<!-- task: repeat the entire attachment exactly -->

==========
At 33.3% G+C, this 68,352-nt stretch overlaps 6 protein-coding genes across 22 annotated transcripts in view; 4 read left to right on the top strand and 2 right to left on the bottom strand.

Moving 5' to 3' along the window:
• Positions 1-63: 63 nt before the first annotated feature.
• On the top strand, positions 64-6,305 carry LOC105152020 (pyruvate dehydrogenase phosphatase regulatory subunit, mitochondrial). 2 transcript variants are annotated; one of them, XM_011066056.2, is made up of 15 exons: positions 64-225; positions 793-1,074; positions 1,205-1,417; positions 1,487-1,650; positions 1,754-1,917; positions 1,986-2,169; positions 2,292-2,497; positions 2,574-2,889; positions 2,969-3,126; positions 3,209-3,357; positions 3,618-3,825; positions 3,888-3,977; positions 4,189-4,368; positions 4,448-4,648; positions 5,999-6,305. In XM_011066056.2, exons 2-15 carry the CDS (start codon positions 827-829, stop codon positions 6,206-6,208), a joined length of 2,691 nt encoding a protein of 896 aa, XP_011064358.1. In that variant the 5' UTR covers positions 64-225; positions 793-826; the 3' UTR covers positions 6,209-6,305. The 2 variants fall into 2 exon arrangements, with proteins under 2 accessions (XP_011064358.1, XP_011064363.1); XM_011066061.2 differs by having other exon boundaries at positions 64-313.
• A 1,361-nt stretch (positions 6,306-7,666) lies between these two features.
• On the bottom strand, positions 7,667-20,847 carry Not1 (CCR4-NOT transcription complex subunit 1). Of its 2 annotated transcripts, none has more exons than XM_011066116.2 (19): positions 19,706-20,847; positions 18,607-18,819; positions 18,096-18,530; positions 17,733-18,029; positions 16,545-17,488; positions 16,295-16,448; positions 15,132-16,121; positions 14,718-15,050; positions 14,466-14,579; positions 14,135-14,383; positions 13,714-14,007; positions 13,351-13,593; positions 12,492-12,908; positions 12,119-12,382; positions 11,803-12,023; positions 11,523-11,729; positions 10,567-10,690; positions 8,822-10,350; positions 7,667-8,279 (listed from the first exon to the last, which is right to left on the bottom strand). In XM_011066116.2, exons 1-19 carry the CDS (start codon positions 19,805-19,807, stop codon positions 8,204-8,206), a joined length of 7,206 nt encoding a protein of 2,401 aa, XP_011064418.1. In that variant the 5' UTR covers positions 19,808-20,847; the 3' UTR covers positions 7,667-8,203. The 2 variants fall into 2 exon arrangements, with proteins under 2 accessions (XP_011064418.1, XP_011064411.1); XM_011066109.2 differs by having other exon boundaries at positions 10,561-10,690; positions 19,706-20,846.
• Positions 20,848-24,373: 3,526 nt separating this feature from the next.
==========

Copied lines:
At 33.3% G+C, this 68,352-nt stretch overlaps 6 protein-coding genes across 22 annotated transcripts in view; 4 read left to right on the top strand and 2 right to left on the bottom strand.

Moving 5' to 3' along the window:
• Positions 1-63: 63 nt before the first annotated feature.
• On the top strand, positions 64-6,305 carry LOC105152020 (pyruvate dehydrogenase phosphatase regulatory subunit, mitochondrial). 2 transcript variants are annotated; one of them, XM_011066056.2, is made up of 15 exons: positions 64-225; positions 793-1,074; positions 1,205-1,417; positions 1,487-1,650; positions 1,754-1,917; positions 1,986-2,169; positions 2,292-2,497; positions 2,574-2,889; positions 2,969-3,126; positions 3,209-3,357; positions 3,618-3,825; positions 3,888-3,977; positions 4,189-4,368; positions 4,448-4,648; positions 5,999-6,305. In XM_011066056.2, exons 2-15 carry the CDS (start codon positions 827-829, stop codon positions 6,206-6,208), a joined length of 2,691 nt encoding a protein of 896 aa, XP_011064358.1. In that variant the 5' UTR covers positions 64-225; positions 793-826; the 3' UTR covers positions 6,209-6,305. The 2 variants fall into 2 exon arrangements, with proteins under 2 accessions (XP_011064358.1, XP_011064363.1); XM_011066061.2 differs by having other exon boundaries at positions 64-313.
• A 1,361-nt stretch (positions 6,306-7,666) lies between these two features.
• On the bottom strand, positions 7,667-20,847 carry Not1 (CCR4-NOT transcription complex subunit 1). Of its 2 annotated transcripts, none has more exons than XM_011066116.2 (19): positions 19,706-20,847; positions 18,607-18,819; positions 18,096-18,530; positions 17,733-18,029; positions 16,545-17,488; positions 16,295-16,448; positions 15,132-16,121; positions 14,718-15,050; positions 14,466-14,579; positions 14,135-14,383; positions 13,714-14,007; positions 13,351-13,593; positions 12,492-12,908; positions 12,119-12,382; positions 11,803-12,023; positions 11,523-11,729; positions 10,567-10,690; positions 8,822-10,350; positions 7,667-8,279 (listed from the first exon to the last, which is right to left on the bottom strand). In XM_011066116.2, exons 1-19 carry the CDS (start codon positions 19,805-19,807, stop codon positions 8,204-8,206), a joined length of 7,206 nt encoding a protein of 2,401 aa, XP_011064418.1. In that variant the 5' UTR covers positions 19,808-20,847; the 3' UTR covers positions 7,667-8,203. The 2 variants fall into 2 exon arrangements, with proteins under 2 accessions (XP_011064418.1, XP_011064411.1); XM_011066109.2 differs by having other exon boundaries at positions 10,561-10,690; positions 19,706-20,846.
• Positions 20,848-24,373: 3,526 nt separating this feature from the next.